Introduction: Six Axis Platform Using Linear Actuators (Stewart Platform)
This year for the annual Progressive Automations' University Sponsorship, we worked alongside the University of British Columbia's Engineering Physics department. A team of 4th year engineering students designed and built a 6-Degrees of Freedom Stewart Platform.
Along with the custom graphical user interface (GUI), a Leap Motion Controller was integrated to allow users full motion control of the entire platform with the wave of their hand. This combination allows for an interesting and interactive experience where one can learn about linear motion control as well as the physics behind it.
Step 1: Introduction
1.1 Project Objectives
The objective of this project is to demonstrate the capabilities of linear actuators manufactured by Progressive Automations. This, once the platform is functional, requires the design and development of one or more demos. These demos must provide a creative and interesting motive in controlling the platform and be included as a part of the end product. The final implementation of the platform must be appropriate for presentation, and therefore needs to operate at a smooth, reasonable speed while being able to approximate the theoretical range of motion (enough to properly run the demos). For the maximal user experience, the platform should be responsive to external control via joystick or Leap Motion, which needs to be accurate to the motion of the platform and perform with near-zero latency. The control method should require minimal setup and explanation for the end user. Finally, any external platform components including electronics, controllers, and the power supply must fit in a portable enclosure in order for the platform to be mobile enough for transportation to/from trade shows. The enclosure should have easy access to the Arduino board for testing and modification, have plug-and-play connection capabilities to peripherals such as the actuator cables, and ideally fit within the platform base when active.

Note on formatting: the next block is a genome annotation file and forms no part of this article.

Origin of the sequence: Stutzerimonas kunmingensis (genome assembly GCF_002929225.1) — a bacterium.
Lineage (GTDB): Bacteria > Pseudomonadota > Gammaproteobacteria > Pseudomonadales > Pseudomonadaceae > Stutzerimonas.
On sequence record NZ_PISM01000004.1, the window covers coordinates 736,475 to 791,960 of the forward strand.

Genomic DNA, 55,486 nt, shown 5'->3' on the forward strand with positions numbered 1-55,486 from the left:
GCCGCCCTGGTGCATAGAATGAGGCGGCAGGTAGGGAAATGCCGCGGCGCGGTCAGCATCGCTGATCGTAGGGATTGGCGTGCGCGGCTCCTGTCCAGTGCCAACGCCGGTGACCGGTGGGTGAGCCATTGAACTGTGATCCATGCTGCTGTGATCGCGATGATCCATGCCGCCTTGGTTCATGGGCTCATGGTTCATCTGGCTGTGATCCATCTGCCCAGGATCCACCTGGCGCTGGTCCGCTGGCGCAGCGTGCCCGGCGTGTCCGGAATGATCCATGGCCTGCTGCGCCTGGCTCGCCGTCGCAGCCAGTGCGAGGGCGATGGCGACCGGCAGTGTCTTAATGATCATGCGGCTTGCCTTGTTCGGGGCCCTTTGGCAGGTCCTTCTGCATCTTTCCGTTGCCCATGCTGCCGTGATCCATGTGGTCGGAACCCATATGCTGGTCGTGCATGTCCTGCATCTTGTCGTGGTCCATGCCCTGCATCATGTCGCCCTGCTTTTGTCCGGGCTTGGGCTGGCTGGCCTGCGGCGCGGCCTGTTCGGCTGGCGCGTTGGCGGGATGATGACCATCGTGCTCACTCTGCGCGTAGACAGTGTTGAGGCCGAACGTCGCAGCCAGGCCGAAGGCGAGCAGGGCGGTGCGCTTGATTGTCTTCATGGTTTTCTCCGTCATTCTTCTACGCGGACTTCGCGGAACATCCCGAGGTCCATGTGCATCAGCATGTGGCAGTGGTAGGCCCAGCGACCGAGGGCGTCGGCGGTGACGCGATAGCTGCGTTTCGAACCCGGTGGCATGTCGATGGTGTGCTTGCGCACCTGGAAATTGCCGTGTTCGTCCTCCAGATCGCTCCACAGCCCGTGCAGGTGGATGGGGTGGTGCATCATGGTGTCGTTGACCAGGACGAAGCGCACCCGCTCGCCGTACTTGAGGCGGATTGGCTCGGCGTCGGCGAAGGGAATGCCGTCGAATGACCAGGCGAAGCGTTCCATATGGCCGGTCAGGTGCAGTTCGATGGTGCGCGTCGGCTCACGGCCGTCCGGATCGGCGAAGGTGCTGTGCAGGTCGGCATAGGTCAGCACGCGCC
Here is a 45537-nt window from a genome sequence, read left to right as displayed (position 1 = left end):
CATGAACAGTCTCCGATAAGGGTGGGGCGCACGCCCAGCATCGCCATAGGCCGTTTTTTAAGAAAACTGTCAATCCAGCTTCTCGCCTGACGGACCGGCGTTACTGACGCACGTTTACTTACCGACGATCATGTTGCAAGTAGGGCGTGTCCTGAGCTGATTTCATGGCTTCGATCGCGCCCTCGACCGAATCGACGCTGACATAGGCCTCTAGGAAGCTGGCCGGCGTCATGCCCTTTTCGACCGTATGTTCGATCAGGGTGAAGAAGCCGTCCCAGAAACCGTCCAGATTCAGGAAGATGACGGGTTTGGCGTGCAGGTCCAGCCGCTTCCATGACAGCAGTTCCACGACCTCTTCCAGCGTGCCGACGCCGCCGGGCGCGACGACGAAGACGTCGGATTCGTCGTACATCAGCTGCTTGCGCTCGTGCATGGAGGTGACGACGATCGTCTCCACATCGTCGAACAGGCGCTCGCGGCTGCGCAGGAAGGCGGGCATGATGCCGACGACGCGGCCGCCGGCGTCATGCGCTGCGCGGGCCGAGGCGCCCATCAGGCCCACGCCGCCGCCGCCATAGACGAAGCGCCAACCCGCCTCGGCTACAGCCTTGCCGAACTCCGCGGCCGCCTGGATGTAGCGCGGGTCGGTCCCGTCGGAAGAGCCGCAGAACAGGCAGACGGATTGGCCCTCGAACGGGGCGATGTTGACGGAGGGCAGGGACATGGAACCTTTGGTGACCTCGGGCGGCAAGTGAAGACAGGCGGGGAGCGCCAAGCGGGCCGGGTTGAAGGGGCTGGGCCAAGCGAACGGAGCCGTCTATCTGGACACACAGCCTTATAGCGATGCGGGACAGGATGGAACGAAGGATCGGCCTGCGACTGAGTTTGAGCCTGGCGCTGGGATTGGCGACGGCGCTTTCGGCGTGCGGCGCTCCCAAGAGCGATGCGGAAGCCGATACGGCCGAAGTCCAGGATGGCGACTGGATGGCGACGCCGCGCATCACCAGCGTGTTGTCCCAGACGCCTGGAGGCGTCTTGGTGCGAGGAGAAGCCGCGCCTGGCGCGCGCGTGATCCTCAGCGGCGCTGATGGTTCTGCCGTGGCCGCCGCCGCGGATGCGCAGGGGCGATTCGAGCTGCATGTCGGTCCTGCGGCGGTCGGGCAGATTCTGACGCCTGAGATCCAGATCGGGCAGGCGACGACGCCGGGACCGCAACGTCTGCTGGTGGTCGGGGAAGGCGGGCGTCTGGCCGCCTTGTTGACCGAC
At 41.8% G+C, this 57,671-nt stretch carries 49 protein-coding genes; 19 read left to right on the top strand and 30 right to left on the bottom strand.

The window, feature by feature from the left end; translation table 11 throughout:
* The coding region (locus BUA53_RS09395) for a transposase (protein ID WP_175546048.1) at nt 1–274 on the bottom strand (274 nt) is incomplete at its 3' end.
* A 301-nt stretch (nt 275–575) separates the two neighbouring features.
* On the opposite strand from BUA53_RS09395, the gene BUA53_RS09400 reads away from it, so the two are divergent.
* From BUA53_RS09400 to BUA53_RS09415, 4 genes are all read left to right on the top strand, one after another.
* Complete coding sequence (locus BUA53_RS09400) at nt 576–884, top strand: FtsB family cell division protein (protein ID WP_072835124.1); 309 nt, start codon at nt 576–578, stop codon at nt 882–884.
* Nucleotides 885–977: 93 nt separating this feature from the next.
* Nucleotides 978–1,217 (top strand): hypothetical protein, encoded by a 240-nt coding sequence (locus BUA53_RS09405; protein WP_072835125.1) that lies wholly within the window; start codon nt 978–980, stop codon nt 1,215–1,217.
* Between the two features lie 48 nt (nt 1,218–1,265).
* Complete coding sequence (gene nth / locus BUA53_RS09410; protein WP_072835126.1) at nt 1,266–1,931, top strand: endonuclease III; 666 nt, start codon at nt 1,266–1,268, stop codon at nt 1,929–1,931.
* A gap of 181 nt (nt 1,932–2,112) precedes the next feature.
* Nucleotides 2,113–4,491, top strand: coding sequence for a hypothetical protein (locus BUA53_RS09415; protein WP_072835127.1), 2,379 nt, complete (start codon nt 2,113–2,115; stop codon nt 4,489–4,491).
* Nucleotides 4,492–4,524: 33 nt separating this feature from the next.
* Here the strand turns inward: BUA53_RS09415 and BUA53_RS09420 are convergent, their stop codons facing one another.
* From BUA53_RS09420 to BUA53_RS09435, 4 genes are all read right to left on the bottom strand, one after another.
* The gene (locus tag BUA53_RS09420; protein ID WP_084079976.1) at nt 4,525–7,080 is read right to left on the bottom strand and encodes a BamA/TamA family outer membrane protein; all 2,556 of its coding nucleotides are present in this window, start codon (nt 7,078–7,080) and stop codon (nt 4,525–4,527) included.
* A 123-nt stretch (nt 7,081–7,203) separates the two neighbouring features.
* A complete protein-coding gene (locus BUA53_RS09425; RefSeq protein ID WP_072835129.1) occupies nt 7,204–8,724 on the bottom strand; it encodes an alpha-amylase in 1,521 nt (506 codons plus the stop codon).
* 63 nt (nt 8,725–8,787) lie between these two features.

1.2 Scope and Limitations
This report outlines the work completed during the period of October 2017 to April 2018 in implementing the following major tasks:
- improving serial communication and responsiveness, through reworking existing Arduino code and researching micro-controller alternatives;
- reworking and testing Leap Motion code with the platform;
- creating a user interface for interaction with the platform and Leap Motion controller;
- designing and fabricating new circuit boards and wiring for the electronics;
- designing and fabricating an enclosure for all electronic components; and
- designing and fabricating a tilt maze demo.
The project uses the PA-14P Feedback Linear Actuators and MultiMoto Arduino Shield. Though there was the option of looking at different product options provided by Progressive Automations, there was little motivation as the current actuator model provided the best speed at its size. Alternatives to the included potentiometer such as an accelerometer or a Hall effect sensor were not tested; it is unknown if implementing those would have reduced noise in the feedback system, at the cost of a more complex control method.
Joysticks and game controllers were briefly investigated as additional user input devices; however,
due to time constraints and disparate control implementations they were ultimately not considered. The Leap Motion controller was also tested at an early stage of the project and found to be usable, which also relieved concerns that a back-up form of control would be necessary. Since the user interface was designed in Qt, the software will be released under the LGPL (GNU Lesser General Public License) and must be kept as an open-source project while without a commercial Qt license. This should not be a concern given that the project is not meant for sale or as private IP.
Step 2: Resources
This project was documented and photographed to release to our customers and Maker community to build their own version of the Stewart Platform!
Visit the Progressive Automations' GitHub for SolidWorks model, AutoCAD drawings, schematics, programming code, Leap information, and more!